How Consumers Pay: Adoption and Use of Payments

35 Pages Posted: 14 Feb 2015

See all articles by Scott D. Schuh

Scott D. Schuh

Federal Reserve Bank of Boston - Research Department

Joanna Stavins

Federal Reserve Bank of Boston

Date Written: December 12, 2011

Abstract

Using data from a nationally representative survey on consumer payment behavior, we estimate Heckman two-stage regressions on the adoption and use of seven different payment instruments. We find that the characteristics of payments are important in determining consumer payment behavior, even when controlling for demographic and financial attributes: setup and record keeping are especially important in explaining adoption, while security is important in explaining which methods consumers use for transactions. For the first time, we estimate the number of payment methods adopted by consumers conditional on having access to a bank account, as the unbanked consumers’ payment choices are much more limited than those of consumers with bank accounts. This paper follows the analysis in Schuh and Stavins (2010), but with improved data, allowing us to estimate a better model of payment behavior. As in the previous study, cost is found to significantly affect payment use, indicating that the recent increase in the cost of debit cards issued by some banks may lead to a reduction in U.S. consumers’ reliance on debit cards for transactions.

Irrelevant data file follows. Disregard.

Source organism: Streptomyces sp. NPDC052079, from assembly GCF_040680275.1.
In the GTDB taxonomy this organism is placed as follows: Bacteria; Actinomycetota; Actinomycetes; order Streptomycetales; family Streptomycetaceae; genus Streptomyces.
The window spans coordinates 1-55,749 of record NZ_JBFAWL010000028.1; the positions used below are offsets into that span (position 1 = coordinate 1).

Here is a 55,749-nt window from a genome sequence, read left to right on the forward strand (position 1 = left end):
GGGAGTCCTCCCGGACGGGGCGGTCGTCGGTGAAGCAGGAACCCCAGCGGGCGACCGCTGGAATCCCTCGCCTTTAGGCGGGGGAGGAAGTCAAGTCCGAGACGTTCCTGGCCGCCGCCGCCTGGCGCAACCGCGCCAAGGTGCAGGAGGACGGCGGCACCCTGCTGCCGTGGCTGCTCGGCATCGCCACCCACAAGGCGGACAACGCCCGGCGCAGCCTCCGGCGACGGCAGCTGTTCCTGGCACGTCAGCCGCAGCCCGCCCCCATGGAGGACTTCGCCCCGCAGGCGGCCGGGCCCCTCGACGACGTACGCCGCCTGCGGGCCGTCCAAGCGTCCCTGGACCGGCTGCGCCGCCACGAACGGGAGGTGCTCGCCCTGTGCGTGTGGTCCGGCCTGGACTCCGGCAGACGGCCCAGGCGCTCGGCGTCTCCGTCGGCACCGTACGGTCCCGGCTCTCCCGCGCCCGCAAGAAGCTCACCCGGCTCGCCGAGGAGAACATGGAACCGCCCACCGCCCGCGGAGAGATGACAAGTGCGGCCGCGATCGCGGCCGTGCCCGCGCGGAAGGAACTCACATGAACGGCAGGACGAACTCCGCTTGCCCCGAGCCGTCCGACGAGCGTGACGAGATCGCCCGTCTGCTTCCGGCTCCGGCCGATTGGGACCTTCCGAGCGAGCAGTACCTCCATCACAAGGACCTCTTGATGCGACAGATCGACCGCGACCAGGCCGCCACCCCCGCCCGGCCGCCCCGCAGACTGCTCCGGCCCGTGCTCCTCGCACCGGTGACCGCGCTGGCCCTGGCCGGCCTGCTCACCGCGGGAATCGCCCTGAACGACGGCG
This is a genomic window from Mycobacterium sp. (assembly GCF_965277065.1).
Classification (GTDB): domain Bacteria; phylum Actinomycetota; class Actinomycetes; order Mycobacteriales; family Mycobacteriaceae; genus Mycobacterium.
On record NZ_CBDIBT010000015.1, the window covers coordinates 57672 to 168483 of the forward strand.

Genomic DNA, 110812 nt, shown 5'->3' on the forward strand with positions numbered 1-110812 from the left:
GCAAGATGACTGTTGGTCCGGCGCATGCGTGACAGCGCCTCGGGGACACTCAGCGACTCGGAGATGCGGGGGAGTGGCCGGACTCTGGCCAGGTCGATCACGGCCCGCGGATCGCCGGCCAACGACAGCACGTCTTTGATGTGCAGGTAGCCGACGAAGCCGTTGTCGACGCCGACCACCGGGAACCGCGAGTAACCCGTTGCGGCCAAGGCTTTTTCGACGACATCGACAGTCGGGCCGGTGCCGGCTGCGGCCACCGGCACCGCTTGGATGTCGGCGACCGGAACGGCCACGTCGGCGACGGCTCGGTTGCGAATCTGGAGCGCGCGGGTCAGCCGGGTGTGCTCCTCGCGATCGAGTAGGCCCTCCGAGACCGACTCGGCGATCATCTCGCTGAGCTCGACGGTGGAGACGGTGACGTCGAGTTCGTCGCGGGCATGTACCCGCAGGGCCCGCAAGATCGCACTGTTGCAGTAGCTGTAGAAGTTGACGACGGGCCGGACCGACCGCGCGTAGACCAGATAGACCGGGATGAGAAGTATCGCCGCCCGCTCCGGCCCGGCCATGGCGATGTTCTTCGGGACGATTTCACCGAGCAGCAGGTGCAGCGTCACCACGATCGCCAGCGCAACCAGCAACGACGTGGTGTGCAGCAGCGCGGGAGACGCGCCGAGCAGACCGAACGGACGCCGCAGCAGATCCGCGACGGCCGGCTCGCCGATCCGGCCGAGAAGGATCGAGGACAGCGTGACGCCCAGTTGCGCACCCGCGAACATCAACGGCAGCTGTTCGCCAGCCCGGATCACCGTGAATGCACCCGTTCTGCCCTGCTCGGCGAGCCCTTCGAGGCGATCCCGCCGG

JEL Classification: E41, D14, D12

Suggested Citation

Schuh, Scott and Stavins, Joanna, How Consumers Pay: Adoption and Use of Payments (December 12, 2011). FRB of Boston Working Paper No. 12-2. Available at SSRN: https://ssrn.com/abstract=2564179 or http://dx.doi.org/10.2139/ssrn.2564179

Scott Schuh (Contact Author)

Federal Reserve Bank of Boston - Research Department ( email )

600 Atlantic Ave.
Boston, MA 02210
United States
617-973-3941 (Phone)
617-619-7541 (Fax)

Joanna Stavins

Federal Reserve Bank of Boston ( email )

600 Atlantic Avenue
Boston, MA 02210
United States
617-973-4217 (Phone)
617-973-4218 (Fax)

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